Historically, Beth Israel Hospital was founded in order to provide care to underserved populations in Boston.  Healthcare Associates, our hospital-based practice, cares for a wide variety of patients.  Approximately 20% of housestaff patients are indigent.  Several of our faculty are interested in health disparities and cross-cultural medicine.  Residents may also work in continuity clinics or ambulatory block rotations in a range of community health centers.  An elective in the Indian Health Service is available for those who would like experience in the US providing care in relatively resource-poor and remote settings.

I am interested in women's health.  What opportunities exist?

The women's health practice within Healthcare Associates (HCA) opened in 2004 and is a model teaching practice.  As an added service, consultations focused on female sexual dysfunction, obesity, and disabled women are available within the practice.  There is additional expertise and interest in women's health amongst HCA faculty based throughout the larger practice.  Several other second continuity options focus on women's health.  We have affiliations with student health centers in Boston and with female physicians in local practices.  Women's health is an important component of the ambulatory curriculum.  We offer elective experiences in gynecology, bone and mineral metabolism, breast diseases, gynecology, and urology.  We also have an affiliation with Planned Parenthood.

I am interested in Latino health.  What opportunities exist?

We have several Latino faculty who receive many referrals and can direct patients into practices of interested residents.  Residents may work with these preceptors for the entirety of their training.  Many of these faculty are also interested more generally in cross-cultural medicine.  Two affiliated continuity practice sites (Dimock Community Health Center and Medical Care Center North in Chelsea) have substantial Latino populations.

I am interested in international health.  What opportunities exist?

Many of our residents work in international settings, and BIDMC has established an affiliation with a teaching hospital in Botswana. (Global Health Program)  Other residents have worked in India, Nepal, Taiwan, and Vietnam in recent years.  Several faculty have major commitments to international health.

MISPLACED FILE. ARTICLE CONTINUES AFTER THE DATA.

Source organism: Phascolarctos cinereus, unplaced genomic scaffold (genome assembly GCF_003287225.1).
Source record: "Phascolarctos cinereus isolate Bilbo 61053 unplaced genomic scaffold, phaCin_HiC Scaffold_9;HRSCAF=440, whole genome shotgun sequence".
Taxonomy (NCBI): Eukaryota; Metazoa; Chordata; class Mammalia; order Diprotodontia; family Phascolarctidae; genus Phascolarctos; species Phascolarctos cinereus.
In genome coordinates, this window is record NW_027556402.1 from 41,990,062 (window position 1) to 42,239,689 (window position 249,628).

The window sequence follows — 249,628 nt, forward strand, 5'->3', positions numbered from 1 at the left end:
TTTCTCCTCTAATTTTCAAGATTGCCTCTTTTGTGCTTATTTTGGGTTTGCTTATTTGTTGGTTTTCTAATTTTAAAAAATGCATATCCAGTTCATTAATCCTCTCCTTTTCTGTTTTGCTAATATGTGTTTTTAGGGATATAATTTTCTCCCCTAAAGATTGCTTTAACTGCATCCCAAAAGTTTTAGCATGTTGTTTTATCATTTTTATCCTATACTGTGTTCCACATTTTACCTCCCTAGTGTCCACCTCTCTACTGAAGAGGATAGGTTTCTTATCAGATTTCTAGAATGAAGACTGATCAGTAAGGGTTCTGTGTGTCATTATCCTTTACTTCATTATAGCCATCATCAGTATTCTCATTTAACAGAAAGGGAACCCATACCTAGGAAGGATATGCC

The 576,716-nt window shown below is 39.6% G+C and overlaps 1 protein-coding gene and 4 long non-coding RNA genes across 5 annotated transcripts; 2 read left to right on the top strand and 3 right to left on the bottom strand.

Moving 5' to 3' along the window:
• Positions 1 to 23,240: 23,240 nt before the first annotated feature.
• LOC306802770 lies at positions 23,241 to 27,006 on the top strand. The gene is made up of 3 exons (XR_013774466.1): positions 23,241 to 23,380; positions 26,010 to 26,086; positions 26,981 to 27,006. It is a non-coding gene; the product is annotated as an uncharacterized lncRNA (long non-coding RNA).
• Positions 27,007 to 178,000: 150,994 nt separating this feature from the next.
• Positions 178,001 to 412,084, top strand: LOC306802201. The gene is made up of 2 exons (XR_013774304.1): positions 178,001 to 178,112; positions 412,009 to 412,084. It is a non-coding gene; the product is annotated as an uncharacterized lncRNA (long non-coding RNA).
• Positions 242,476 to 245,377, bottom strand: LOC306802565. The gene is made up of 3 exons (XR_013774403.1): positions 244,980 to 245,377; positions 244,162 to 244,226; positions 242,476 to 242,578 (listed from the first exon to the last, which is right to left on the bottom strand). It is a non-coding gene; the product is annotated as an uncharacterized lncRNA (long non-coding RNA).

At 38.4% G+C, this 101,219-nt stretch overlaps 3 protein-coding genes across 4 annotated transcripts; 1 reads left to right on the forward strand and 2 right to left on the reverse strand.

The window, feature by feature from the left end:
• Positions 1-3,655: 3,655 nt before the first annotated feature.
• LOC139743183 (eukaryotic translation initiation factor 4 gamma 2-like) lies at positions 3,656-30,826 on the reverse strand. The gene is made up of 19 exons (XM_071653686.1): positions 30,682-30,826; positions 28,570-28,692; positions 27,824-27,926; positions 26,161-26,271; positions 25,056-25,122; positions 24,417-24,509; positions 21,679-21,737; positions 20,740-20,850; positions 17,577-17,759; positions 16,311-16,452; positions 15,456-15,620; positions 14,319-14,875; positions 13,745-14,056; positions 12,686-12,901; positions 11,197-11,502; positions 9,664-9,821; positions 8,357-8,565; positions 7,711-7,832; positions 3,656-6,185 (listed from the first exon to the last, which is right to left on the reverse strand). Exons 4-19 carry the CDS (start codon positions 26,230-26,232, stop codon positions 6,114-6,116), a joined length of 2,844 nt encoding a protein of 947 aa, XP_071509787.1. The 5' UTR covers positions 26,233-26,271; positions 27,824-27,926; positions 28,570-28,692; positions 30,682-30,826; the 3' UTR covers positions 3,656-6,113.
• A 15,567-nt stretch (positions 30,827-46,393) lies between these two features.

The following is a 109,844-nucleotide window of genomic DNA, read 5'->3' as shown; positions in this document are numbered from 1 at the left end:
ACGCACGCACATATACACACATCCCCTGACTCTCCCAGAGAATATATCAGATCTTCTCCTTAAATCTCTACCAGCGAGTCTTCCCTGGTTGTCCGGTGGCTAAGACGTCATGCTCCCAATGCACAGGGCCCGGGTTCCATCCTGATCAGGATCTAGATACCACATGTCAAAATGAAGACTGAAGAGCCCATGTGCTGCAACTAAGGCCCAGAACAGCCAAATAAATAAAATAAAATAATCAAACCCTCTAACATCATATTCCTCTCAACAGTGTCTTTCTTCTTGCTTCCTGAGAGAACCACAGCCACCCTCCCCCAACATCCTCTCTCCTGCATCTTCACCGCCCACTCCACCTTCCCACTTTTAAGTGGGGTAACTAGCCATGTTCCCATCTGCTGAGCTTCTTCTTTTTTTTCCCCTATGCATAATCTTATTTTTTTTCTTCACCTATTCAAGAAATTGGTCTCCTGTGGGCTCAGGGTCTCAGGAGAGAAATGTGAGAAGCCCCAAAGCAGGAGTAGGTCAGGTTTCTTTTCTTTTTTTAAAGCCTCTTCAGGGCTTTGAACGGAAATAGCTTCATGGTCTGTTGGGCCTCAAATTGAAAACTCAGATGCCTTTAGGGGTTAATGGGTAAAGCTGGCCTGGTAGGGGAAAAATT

I am interested in HIV medicine.  What opportunities exist?

Applicants who are interested in the care of HIV-infected patients in the primary care setting are strongly encouraged to apply to our HIV Primary Care Track. (HIV Primary Care Track)

Is it possible to learn how to teach as a Primary Care Track resident?

Primary Care Track residents will have lectures on teaching adults learners as part of their ambulatory long block rotation.  All housestaff are given the chance to serve as a teaching resident during PGY3 elective time.  In this role, residents lead case-based discussions and didactic sessions for other residents and students, work as apprentice preceptors alongside our faculty in practice, and observe interns in practice and provide feedback on those skills.  Residents may also choose to serve as primary chief resident at the West Roxbury VA Medical Center, during which they lead ambulatory resident reports, precept residents in clinic, and see patients in urgent care.  Finally, residents may select a project to do during their PGY3 year on an aspect of curriculum development or education research.

Is it possible to do research as a Primary Care Track resident?

Many of our residents participate in research during their training.  There have been projects in health services research, clinical epidemiology, medical education, and clinical research.  Areas of research interest within the Division of General Medicine and Primary Care include chronic disease management, delirium, geriatrics, health policy, HIV, and obesity.

 

Contact Information

Residency Training Program
Internal Medicine
Beth Israel Deaconess Medical Center
West Campus, Deaconess Building, Suite 306
One Deaconess Road
Boston, MA 02215
617-632-8273
617-632-8261
primarycare@bidmc.harvard.edu